Musicians, Architects, and Systems Thinkers seem to have a similar thread woven through them. When you think about Frank Lloyd Wright, Dr. W. Edwards Deming, Peter Drucker and many others had musical composition in their background.
Next weeks, Podcast guest Jim Kalbach, is a Principal UX Designer with Citrix Online and an active speaker, writer, and instructor on business design, user experience, and information architecture. In preparation for the interview, I read his blogs at experiencinginformation.com and got lost in the multiple layers of information I found. Read an excerpt from the podcast and discover an interesting similarity and Jim’s taking on systems architecture and music composition.
Joe: I found it interesting that you have a Master’s degree in Music and Composition.
Jim: Yes, that’s what I studied initially. I have a very musical family. Both my parents are musicians, and I’ve always played instruments and been around music in more than just a passive entertainment kind of way. I was always active in making music and organizing events and concerts and things. So I studied music as an undergrad and went on to graduate school to get a degree in Music Theory and Composition, which means that I’m not a really good performer although I have a formal degree in that. I realized there’s not much of a career there so I got a second Master’s degree in Library Science, which at that time put me in contact with the web and programming – a little bit of HTML. And that was kind of my introduction into web design and digital design.
Joe: Well it seems that architectures, systems thinking goes well with music composition. Deming was a composer, Drucker and even Frank Lloyd Wright; I think their parents were music composers. What do you think that connection is?
Jim: That’s a really interesting question. I’ve always wanted to do more with that. Again it’s one of those things that’s my life experience. So those two things in my mind aren’t separate. I think if you break it down you can make comparisons. Particularly when you talk about music composition, you can talk about levels of abstraction at which you create a solution. In music composition, we talk about form. The form of music is, for people who don’t understand it, very kind of abstract and nontangible topic. But that’s where a lot of it begins. How is my piece going to begin and take shape in the middle and then come to the conclusion? Those kinds of questions, but also then how you layer up towards the surface from there, as well. You have these levels of abstraction, levels of completeness in music composition. So when coming up a digital solution whatever it might be, a product interface, or even a strategy, my experience as a composer I think does help me approach problem solving at multiple levels at the same time. So thinking about an abstract problem in terms of “what’s the form of this?” and then moving up to the surface from there. I think there are probably some other comparisons, but I’ve never really broken it down. That’s probably a talk that I need to work up for some conference at some time.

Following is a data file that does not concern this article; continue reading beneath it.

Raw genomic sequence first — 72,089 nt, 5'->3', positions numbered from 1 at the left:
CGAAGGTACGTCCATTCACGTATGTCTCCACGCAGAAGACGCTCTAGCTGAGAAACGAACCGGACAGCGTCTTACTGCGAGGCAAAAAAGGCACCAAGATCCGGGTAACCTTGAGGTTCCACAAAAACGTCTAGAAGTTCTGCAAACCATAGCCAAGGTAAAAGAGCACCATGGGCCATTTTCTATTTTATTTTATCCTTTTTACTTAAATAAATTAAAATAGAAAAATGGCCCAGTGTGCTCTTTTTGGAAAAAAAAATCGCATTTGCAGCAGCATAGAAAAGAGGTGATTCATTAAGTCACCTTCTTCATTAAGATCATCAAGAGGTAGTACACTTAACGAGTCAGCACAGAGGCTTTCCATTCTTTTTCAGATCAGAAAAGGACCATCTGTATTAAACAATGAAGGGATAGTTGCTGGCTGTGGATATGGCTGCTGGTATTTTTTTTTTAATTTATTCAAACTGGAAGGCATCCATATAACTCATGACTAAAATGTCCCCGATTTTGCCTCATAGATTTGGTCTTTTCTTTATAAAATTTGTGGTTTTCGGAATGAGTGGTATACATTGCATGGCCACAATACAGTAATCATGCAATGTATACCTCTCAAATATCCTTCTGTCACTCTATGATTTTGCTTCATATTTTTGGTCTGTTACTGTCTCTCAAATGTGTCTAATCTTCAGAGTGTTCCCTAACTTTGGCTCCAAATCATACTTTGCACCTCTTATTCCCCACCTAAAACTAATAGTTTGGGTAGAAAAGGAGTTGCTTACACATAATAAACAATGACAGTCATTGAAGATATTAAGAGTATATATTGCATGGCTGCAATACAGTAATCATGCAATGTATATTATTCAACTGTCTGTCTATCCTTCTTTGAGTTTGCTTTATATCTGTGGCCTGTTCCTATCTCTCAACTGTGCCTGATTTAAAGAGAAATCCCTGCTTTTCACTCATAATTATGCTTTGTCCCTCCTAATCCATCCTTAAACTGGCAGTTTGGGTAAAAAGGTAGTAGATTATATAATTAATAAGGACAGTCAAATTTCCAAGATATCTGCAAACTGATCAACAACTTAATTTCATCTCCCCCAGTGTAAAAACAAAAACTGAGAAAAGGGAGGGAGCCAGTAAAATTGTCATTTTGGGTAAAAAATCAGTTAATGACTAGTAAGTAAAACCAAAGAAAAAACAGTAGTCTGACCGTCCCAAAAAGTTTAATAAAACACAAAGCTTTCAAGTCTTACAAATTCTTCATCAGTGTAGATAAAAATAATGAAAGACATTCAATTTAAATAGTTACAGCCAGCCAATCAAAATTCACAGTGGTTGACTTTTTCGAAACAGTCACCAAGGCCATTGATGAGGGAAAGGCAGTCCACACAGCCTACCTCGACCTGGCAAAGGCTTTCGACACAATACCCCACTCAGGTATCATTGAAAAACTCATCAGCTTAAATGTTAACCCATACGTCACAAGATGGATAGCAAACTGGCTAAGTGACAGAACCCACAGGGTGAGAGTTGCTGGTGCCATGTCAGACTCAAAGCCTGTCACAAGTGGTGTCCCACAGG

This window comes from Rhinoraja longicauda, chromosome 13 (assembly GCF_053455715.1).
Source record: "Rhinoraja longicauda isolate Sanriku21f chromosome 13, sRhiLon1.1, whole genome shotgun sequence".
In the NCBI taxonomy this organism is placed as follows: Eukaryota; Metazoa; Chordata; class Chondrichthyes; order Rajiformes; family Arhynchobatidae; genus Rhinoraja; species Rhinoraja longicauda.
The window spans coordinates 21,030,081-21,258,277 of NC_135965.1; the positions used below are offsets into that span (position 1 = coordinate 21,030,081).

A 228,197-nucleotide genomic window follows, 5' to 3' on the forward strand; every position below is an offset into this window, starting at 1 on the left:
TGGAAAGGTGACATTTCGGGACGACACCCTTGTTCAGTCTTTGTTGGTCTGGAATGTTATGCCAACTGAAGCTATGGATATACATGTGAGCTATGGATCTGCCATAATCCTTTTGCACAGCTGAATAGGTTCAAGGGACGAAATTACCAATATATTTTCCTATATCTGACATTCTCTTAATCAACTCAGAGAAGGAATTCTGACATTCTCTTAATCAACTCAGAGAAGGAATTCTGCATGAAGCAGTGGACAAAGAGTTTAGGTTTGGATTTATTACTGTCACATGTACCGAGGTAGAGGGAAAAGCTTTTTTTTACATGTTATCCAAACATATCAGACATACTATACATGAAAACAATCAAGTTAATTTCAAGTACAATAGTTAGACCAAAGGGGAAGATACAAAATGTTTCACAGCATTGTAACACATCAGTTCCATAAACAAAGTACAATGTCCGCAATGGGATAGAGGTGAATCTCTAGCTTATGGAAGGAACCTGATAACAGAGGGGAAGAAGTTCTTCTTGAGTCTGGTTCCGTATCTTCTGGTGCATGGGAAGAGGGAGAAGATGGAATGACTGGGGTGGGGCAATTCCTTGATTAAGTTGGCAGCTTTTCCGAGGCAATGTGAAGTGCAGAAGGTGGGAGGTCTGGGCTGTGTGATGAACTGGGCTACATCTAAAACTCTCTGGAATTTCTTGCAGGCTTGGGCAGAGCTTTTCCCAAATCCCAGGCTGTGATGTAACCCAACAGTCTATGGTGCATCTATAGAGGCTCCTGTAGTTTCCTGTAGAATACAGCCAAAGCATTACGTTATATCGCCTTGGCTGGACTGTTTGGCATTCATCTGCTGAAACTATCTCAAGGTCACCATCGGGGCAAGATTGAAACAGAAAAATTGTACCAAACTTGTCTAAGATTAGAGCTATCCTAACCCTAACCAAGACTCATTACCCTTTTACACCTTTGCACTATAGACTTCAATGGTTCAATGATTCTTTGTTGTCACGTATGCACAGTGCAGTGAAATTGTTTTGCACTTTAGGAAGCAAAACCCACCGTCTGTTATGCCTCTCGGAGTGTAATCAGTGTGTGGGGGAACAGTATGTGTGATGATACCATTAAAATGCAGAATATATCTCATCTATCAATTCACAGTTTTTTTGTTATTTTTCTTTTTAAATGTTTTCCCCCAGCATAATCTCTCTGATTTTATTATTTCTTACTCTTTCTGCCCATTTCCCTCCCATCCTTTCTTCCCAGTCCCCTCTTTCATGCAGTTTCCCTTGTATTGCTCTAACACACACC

Jim: Interestingly enough I’ve made some other comparisons between music and just collaboration in general but particularly design collaboration. That is a creative type of collaboration in teams, in companies, projects that we work on and particularly around jazz. I played and listened to a lot of jazz although I studies kind of classical composition. There are actually a couple books on this topic. There’s one in 1996 I believe from a man named John Kao called “Jamming,” and another one more recently by Frank Barrett called “Yes to the Mess.” In both of those books they use jazz as a larger metaphor for an alternative way of companies, businesses, and leaders, and teams even, how to think and collaborate because when you think about it a jazz improvisation and how a group on stage can improvise and look at all those dynamics and dimensions going on, I think it’s a valuable lesson for us particularly in this day and age. We have to rethink businesses, how we work.
Jim: The hierarchical command and control type of leadership isn’t working anymore. So what do we do? Jazz improvisation can provide a metaphor for us. Jeff Gothelf, who wrote the Lean UX book is close to me here in New Jersey where I am, and he and I are going to be giving a talk where we’re actually going to play on stage – Jeff plays keyboards. We’re actually going to play with a little jazz group that we put together. We’re going to play some music and then talk about exactly what I just mentioned. That is what are the dynamics of a jazz group and how can we use that as a larger metaphor for teams to work together better. That’s at the RE:DESIGN Conference on April 28 and 29 in Brooklyn. If you search for just redesign on Google, you don’t find it but if you search in RE:DESIGN in Brooklyn, you might find that conference on Google. We’re going to be speaking on Tuesday, April 29.
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